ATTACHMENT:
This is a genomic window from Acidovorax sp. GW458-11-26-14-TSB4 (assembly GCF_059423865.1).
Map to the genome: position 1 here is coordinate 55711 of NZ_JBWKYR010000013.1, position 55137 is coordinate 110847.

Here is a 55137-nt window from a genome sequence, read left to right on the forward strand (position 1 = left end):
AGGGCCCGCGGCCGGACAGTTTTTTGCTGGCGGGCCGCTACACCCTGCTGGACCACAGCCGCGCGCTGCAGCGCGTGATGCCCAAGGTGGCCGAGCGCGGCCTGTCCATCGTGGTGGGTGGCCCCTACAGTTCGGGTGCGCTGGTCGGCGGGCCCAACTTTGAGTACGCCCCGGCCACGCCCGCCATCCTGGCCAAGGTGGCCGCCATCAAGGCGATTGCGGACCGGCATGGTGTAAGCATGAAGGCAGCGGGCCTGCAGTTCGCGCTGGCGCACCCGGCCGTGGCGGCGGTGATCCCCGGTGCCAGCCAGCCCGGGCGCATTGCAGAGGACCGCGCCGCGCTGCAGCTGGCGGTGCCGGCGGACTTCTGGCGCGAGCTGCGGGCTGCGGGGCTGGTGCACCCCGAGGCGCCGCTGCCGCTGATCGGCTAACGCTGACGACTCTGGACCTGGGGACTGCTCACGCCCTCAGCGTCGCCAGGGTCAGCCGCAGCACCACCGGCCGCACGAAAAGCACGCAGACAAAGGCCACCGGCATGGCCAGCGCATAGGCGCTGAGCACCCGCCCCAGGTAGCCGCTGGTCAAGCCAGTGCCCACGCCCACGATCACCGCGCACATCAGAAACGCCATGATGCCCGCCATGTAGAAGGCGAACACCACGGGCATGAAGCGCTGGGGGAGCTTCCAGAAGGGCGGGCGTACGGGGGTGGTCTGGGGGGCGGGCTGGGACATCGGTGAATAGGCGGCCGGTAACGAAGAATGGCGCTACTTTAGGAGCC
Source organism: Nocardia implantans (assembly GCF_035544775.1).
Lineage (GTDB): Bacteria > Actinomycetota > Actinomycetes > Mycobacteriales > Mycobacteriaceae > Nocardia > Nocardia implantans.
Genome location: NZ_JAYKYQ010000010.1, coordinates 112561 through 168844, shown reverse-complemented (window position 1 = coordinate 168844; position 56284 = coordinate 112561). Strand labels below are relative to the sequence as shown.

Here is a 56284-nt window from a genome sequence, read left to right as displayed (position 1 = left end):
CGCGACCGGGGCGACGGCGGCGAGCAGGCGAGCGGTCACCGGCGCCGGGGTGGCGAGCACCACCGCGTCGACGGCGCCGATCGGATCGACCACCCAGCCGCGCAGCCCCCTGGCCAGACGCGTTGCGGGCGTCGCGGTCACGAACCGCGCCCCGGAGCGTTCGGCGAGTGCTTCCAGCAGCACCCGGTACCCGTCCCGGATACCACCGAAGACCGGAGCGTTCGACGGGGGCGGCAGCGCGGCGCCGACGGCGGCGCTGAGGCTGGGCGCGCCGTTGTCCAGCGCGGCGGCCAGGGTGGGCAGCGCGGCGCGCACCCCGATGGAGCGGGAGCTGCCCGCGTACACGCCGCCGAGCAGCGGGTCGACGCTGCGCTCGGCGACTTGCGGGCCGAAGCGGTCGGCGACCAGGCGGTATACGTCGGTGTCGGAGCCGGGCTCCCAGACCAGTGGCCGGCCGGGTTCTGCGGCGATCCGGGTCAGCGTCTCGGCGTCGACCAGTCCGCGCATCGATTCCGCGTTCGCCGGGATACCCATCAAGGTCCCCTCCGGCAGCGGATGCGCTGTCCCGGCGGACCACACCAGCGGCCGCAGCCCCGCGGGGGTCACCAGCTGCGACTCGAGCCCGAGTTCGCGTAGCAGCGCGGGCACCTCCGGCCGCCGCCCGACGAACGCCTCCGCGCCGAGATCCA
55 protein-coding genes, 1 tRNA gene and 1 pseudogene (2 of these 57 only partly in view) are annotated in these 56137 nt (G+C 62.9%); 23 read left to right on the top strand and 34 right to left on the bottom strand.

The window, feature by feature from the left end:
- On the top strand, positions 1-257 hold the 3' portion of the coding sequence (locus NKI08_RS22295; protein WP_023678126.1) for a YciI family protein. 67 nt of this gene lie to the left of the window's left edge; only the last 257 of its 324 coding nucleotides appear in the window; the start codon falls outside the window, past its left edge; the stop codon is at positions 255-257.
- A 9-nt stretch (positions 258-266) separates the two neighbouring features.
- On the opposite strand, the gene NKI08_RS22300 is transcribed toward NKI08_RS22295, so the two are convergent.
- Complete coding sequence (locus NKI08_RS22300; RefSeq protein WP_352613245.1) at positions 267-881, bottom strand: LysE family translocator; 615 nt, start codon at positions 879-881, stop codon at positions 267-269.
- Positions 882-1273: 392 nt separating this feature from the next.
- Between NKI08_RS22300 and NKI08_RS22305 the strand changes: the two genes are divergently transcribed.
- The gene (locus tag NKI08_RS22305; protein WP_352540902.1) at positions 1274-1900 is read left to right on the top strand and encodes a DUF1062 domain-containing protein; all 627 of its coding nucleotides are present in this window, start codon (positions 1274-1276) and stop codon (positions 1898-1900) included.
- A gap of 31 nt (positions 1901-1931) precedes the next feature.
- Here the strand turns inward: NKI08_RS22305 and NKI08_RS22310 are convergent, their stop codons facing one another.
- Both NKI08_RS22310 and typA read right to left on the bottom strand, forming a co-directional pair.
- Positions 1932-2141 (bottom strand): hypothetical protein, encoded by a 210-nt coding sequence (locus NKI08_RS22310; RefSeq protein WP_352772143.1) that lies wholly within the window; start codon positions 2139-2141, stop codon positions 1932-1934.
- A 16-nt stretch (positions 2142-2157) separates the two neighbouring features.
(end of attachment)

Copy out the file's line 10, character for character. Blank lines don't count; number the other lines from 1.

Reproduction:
55 protein-coding genes, 1 tRNA gene and 1 pseudogene (2 of these 57 only partly in view) are annotated in these 56137 nt (G+C 62.9%); 23 read left to right on the top strand and 34 right to left on the bottom strand.